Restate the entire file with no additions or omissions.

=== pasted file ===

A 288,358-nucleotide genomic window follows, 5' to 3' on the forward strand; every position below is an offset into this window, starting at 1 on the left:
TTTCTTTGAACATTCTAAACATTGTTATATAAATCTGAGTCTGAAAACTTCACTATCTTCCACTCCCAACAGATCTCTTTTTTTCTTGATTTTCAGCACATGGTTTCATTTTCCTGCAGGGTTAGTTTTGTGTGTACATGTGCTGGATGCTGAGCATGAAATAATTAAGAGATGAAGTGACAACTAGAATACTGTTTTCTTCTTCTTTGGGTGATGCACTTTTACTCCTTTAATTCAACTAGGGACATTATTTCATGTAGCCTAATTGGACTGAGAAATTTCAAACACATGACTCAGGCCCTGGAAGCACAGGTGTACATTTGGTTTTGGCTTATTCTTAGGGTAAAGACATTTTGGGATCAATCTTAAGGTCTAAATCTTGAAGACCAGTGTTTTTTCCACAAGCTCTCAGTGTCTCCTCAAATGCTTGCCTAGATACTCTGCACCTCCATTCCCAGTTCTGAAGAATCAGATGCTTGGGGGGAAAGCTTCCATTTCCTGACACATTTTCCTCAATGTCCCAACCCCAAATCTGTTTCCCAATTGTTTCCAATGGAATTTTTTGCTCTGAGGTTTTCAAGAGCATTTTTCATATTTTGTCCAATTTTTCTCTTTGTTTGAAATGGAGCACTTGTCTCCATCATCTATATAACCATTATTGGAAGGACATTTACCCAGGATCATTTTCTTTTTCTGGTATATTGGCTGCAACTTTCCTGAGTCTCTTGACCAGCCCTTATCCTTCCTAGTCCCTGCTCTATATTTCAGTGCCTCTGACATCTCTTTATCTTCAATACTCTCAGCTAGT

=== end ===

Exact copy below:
A 288,358-nucleotide genomic window follows, 5' to 3' on the forward strand; every position below is an offset into this window, starting at 1 on the left:
TTTCTTTGAACATTCTAAACATTGTTATATAAATCTGAGTCTGAAAACTTCACTATCTTCCACTCCCAACAGATCTCTTTTTTTCTTGATTTTCAGCACATGGTTTCATTTTCCTGCAGGGTTAGTTTTGTGTGTACATGTGCTGGATGCTGAGCATGAAATAATTAAGAGATGAAGTGACAACTAGAATACTGTTTTCTTCTTCTTTGGGTGATGCACTTTTACTCCTTTAATTCAACTAGGGACATTATTTCATGTAGCCTAATTGGACTGAGAAATTTCAAACACATGACTCAGGCCCTGGAAGCACAGGTGTACATTTGGTTTTGGCTTATTCTTAGGGTAAAGACATTTTGGGATCAATCTTAAGGTCTAAATCTTGAAGACCAGTGTTTTTTCCACAAGCTCTCAGTGTCTCCTCAAATGCTTGCCTAGATACTCTGCACCTCCATTCCCAGTTCTGAAGAATCAGATGCTTGGGGGGAAAGCTTCCATTTCCTGACACATTTTCCTCAATGTCCCAACCCCAAATCTGTTTCCCAATTGTTTCCAATGGAATTTTTTGCTCTGAGGTTTTCAAGAGCATTTTTCATATTTTGTCCAATTTTTCTCTTTGTTTGAAATGGAGCACTTGTCTCCATCATCTATATAACCATTATTGGAAGGACATTTACCCAGGATCATTTTCTTTTTCTGGTATATTGGCTGCAACTTTCCTGAGTCTCTTGACCAGCCCTTATCCTTCCTAGTCCCTGCTCTATATTTCAGTGCCTCTGACATCTCTTTATCTTCAATACTCTCAGCTAGT